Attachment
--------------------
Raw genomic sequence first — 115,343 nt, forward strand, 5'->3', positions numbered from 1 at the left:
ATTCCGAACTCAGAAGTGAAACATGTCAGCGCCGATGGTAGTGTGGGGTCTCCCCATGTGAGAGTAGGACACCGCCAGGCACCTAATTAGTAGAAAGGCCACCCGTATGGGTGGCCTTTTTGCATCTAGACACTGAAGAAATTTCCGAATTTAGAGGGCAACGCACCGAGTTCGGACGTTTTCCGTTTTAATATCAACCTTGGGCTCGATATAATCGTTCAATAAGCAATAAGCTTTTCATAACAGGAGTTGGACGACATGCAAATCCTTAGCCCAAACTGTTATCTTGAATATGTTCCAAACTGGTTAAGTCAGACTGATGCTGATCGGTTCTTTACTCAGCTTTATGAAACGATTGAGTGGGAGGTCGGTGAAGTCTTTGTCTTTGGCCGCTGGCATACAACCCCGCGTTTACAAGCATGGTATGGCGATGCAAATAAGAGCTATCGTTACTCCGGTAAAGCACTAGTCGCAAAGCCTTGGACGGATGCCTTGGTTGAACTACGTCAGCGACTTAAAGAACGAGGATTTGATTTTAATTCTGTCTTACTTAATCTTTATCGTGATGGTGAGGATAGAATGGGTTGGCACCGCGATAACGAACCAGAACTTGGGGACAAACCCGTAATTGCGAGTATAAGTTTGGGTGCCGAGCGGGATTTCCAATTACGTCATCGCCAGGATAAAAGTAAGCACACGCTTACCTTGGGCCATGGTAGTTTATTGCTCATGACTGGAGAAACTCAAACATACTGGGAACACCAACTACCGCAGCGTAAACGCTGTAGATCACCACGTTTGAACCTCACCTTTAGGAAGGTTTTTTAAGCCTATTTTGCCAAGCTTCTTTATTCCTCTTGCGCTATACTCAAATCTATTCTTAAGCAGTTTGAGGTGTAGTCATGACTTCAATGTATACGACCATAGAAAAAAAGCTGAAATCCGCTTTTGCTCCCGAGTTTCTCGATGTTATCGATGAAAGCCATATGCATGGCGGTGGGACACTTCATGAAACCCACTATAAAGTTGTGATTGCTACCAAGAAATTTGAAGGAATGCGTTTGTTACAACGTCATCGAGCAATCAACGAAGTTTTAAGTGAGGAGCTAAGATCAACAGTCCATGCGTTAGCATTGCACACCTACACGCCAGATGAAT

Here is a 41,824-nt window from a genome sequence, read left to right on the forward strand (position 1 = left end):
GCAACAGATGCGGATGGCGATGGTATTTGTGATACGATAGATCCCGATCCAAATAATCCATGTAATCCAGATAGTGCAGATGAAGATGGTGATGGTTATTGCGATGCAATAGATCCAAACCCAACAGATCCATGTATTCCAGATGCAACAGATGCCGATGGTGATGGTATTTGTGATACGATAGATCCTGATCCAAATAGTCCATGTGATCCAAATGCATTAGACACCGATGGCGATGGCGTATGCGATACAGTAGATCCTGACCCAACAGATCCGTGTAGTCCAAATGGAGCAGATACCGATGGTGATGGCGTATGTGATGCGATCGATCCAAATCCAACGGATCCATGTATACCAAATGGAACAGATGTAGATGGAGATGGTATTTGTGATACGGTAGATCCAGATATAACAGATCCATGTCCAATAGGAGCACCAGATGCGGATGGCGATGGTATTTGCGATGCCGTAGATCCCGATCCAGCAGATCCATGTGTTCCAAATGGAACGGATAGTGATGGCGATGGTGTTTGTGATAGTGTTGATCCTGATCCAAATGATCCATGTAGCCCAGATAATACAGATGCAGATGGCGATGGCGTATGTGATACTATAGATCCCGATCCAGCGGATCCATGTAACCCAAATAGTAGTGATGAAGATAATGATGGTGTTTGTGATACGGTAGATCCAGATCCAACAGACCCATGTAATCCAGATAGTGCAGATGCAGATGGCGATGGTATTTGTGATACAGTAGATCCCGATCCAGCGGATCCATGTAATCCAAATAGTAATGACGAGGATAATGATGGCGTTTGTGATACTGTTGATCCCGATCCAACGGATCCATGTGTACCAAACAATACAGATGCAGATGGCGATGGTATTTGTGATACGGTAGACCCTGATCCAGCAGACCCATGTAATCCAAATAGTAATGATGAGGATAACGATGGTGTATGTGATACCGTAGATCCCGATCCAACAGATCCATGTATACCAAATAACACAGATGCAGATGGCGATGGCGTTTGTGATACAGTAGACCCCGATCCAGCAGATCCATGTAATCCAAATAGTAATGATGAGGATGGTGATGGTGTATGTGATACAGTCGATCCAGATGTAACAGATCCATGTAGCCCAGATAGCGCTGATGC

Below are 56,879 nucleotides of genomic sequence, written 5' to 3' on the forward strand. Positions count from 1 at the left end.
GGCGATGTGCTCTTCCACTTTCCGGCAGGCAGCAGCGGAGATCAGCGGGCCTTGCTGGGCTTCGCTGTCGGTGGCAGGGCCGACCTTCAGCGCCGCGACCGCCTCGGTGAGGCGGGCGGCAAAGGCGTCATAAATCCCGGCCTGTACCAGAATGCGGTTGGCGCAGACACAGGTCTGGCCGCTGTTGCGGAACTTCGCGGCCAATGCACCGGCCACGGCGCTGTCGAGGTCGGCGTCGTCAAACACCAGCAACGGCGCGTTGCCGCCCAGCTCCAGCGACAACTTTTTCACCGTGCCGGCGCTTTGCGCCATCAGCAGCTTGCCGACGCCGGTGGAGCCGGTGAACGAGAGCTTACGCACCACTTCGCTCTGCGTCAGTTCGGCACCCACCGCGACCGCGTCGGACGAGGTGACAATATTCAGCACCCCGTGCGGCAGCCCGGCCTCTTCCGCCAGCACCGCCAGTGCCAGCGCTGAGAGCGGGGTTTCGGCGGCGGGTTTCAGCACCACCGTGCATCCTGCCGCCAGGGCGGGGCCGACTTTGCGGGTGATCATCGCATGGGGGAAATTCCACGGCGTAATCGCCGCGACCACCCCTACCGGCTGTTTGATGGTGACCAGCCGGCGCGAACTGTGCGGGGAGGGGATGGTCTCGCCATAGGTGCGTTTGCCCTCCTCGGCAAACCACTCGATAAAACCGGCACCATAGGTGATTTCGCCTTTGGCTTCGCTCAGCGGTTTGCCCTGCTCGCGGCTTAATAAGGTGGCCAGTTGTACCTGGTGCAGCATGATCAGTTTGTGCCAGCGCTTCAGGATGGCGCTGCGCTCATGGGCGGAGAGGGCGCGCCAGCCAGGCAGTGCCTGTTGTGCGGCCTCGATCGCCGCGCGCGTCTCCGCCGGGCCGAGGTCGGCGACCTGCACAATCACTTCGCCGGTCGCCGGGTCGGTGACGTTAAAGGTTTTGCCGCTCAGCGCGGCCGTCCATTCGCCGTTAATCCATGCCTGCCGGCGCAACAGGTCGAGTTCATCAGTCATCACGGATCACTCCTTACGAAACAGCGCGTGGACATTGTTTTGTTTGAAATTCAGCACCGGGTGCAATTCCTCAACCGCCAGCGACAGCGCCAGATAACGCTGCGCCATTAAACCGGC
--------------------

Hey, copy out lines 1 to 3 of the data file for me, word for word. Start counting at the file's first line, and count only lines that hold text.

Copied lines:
Raw genomic sequence first — 115,343 nt, forward strand, 5'->3', positions numbered from 1 at the left:
ATTCCGAACTCAGAAGTGAAACATGTCAGCGCCGATGGTAGTGTGGGGTCTCCCCATGTGAGAGTAGGACACCGCCAGGCACCTAATTAGTAGAAAGGCCACCCGTATGGGTGGCCTTTTTGCATCTAGACACTGAAGAAATTTCCGAATTTAGAGGGCAACGCACCGAGTTCGGACGTTTTCCGTTTTAATATCAACCTTGGGCTCGATATAATCGTTCAATAAGCAATAAGCTTTTCATAACAGGAGTTGGACGACATGCAAATCCTTAGCCCAAACTGTTATCTTGAATATGTTCCAAACTGGTTAAGTCAGACTGATGCTGATCGGTTCTTTACTCAGCTTTATGAAACGATTGAGTGGGAGGTCGGTGAAGTCTTTGTCTTTGGCCGCTGGCATACAACCCCGCGTTTACAAGCATGGTATGGCGATGCAAATAAGAGCTATCGTTACTCCGGTAAAGCACTAGTCGCAAAGCCTTGGACGGATGCCTTGGTTGAACTACGTCAGCGACTTAAAGAACGAGGATTTGATTTTAATTCTGTCTTACTTAATCTTTATCGTGATGGTGAGGATAGAATGGGTTGGCACCGCGATAACGAACCAGAACTTGGGGACAAACCCGTAATTGCGAGTATAAGTTTGGGTGCCGAGCGGGATTTCCAATTACGTCATCGCCAGGATAAAAGTAAGCACACGCTTACCTTGGGCCATGGTAGTTTATTGCTCATGACTGGAGAAACTCAAACATACTGGGAACACCAACTACCGCAGCGTAAACGCTGTAGATCACCACGTTTGAACCTCACCTTTAGGAAGGTTTTTTAAGCCTATTTTGCCAAGCTTCTTTATTCCTCTTGCGCTATACTCAAATCTATTCTTAAGCAGTTTGAGGTGTAGTCATGACTTCAATGTATACGACCATAGAAAAAAAGCTGAAATCCGCTTTTGCTCCCGAGTTTCTCGATGTTATCGATGAAAGCCATATGCATGGCGGTGGGACACTTCATGAAACCCACTATAAAGTTGTGATTGCTACCAAGAAATTTGAAGGAATGCGTTTGTTACAACGTCATCGAGCAATCAACGAAGTTTTAAGTGAGGAGCTAAGATCAACAGTCCATGCGTTAGCATTGCACACCTACACGCCAGATGAAT

Here is a 41,824-nt window from a genome sequence, read left to right on the forward strand (position 1 = left end):